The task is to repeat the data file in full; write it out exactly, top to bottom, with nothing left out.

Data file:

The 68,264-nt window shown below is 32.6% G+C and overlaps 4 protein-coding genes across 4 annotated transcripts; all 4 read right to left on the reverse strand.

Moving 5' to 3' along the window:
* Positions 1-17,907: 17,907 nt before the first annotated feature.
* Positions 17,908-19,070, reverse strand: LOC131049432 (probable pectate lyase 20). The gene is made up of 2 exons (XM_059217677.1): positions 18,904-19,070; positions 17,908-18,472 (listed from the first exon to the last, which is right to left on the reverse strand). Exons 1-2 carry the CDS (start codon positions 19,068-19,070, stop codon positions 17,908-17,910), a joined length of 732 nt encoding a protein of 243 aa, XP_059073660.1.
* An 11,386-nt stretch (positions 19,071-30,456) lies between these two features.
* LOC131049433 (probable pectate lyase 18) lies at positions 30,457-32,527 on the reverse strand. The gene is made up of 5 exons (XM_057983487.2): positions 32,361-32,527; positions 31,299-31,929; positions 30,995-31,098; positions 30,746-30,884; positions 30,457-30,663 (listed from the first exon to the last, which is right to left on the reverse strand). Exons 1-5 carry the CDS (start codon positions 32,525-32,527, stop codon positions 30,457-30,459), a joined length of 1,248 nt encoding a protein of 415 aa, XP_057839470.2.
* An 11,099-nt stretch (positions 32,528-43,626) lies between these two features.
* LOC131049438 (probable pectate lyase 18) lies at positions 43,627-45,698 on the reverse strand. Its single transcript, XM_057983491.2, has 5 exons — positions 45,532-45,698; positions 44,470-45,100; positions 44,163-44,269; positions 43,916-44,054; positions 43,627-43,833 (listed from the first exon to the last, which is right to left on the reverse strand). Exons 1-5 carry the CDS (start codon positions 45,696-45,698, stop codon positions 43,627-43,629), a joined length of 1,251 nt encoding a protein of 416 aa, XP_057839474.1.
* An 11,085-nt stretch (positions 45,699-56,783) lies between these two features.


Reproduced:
The 68,264-nt window shown below is 32.6% G+C and overlaps 4 protein-coding genes across 4 annotated transcripts; all 4 read right to left on the reverse strand.

Moving 5' to 3' along the window:
* Positions 1-17,907: 17,907 nt before the first annotated feature.
* Positions 17,908-19,070, reverse strand: LOC131049432 (probable pectate lyase 20). The gene is made up of 2 exons (XM_059217677.1): positions 18,904-19,070; positions 17,908-18,472 (listed from the first exon to the last, which is right to left on the reverse strand). Exons 1-2 carry the CDS (start codon positions 19,068-19,070, stop codon positions 17,908-17,910), a joined length of 732 nt encoding a protein of 243 aa, XP_059073660.1.
* An 11,386-nt stretch (positions 19,071-30,456) lies between these two features.
* LOC131049433 (probable pectate lyase 18) lies at positions 30,457-32,527 on the reverse strand. The gene is made up of 5 exons (XM_057983487.2): positions 32,361-32,527; positions 31,299-31,929; positions 30,995-31,098; positions 30,746-30,884; positions 30,457-30,663 (listed from the first exon to the last, which is right to left on the reverse strand). Exons 1-5 carry the CDS (start codon positions 32,525-32,527, stop codon positions 30,457-30,459), a joined length of 1,248 nt encoding a protein of 415 aa, XP_057839470.2.
* An 11,099-nt stretch (positions 32,528-43,626) lies between these two features.
* LOC131049438 (probable pectate lyase 18) lies at positions 43,627-45,698 on the reverse strand. Its single transcript, XM_057983491.2, has 5 exons — positions 45,532-45,698; positions 44,470-45,100; positions 44,163-44,269; positions 43,916-44,054; positions 43,627-43,833 (listed from the first exon to the last, which is right to left on the reverse strand). Exons 1-5 carry the CDS (start codon positions 45,696-45,698, stop codon positions 43,627-43,629), a joined length of 1,251 nt encoding a protein of 416 aa, XP_057839474.1.
* An 11,085-nt stretch (positions 45,699-56,783) lies between these two features.